In 2001, Kaster was named to lead Power Tree Carbon Company, a consortium of 25 electric utility companies that focused its efforts strictly on the U.S. He still does consulting work for Power Tree today.

In addition to Bolivia, where he served as AEP’s technical advisor for the Noel Kempff Mercado project, Kaster has traveled to Brazil, Belize and Malaysia to oversee carbon sequestration initiatives.

“These travels have helped enlighten me about what’s happening in the rest of the world,” he said. “The depletion of the rainforest in South America wasn’t an isolated example. Deforestation and land use change have been happening in a great many places.”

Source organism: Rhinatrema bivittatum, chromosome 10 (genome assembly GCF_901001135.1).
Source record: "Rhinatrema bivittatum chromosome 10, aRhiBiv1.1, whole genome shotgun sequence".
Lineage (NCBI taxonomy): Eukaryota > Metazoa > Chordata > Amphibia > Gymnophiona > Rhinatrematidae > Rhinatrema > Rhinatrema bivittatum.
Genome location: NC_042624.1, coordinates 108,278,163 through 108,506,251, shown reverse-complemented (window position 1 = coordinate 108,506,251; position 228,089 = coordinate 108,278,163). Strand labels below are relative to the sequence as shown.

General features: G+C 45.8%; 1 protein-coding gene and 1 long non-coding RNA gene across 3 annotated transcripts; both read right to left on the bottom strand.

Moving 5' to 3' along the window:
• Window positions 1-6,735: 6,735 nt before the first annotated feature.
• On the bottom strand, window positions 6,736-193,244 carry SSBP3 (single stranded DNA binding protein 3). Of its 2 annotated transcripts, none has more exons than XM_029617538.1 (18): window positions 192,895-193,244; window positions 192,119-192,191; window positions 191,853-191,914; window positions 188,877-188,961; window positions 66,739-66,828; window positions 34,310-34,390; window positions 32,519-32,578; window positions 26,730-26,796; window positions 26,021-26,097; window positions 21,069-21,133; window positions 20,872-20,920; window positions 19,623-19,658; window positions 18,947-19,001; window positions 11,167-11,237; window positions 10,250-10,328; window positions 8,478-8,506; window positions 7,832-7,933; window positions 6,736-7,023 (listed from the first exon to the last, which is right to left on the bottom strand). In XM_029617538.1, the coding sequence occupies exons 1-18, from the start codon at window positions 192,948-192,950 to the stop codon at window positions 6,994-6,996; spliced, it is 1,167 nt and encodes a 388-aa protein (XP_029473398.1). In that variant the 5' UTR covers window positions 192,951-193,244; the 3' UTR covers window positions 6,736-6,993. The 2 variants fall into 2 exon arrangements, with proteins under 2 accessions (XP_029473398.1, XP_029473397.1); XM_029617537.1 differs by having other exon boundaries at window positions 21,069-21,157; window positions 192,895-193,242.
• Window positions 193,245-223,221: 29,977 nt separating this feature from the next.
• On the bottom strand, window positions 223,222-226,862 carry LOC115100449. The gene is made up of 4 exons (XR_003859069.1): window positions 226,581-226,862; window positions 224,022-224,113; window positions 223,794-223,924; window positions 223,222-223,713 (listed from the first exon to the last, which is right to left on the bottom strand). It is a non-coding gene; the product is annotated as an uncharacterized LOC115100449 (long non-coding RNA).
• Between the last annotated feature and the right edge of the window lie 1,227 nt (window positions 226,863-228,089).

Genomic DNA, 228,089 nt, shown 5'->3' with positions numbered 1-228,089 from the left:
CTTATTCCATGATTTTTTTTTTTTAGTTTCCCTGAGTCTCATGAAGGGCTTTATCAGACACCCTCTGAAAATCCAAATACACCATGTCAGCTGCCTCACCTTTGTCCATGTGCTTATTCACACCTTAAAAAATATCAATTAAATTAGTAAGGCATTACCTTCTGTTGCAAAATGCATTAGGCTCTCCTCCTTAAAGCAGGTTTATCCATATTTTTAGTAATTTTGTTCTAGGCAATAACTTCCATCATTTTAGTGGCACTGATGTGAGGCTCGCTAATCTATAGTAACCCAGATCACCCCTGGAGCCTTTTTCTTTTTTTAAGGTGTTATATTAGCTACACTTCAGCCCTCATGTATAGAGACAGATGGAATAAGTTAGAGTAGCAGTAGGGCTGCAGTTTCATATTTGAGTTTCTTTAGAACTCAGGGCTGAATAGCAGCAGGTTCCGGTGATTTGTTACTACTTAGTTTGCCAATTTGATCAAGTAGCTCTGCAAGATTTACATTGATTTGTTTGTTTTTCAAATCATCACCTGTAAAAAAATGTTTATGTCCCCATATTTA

Kaster and his wife, Susan, live in McConnelsville, Ohio. Besides being devoted to their children and grandchildren, they are active in their community, especially with the Morgan County Chapter of Habitat for Humanity.

Looking back over his career, Kaster said, “I am proud of my forestry legacy. The important thing to me is managing our forest resources sustainably, doing it right and making sure that we conserve and restore the resources that we use.

“Obviously, this has been a major focus in my working life,” he concluded. “Someday, when I completely retire, I hope people will say I’ve made a difference.”

From → Retiree Profiles

One Comment
  1. supershiftsuper permalink

    Don’t suppose those flights to and around Bolivia added any carbon dioxide to the atmosphere, do you? Maybe AEP bought some carbon credits from Al Gore.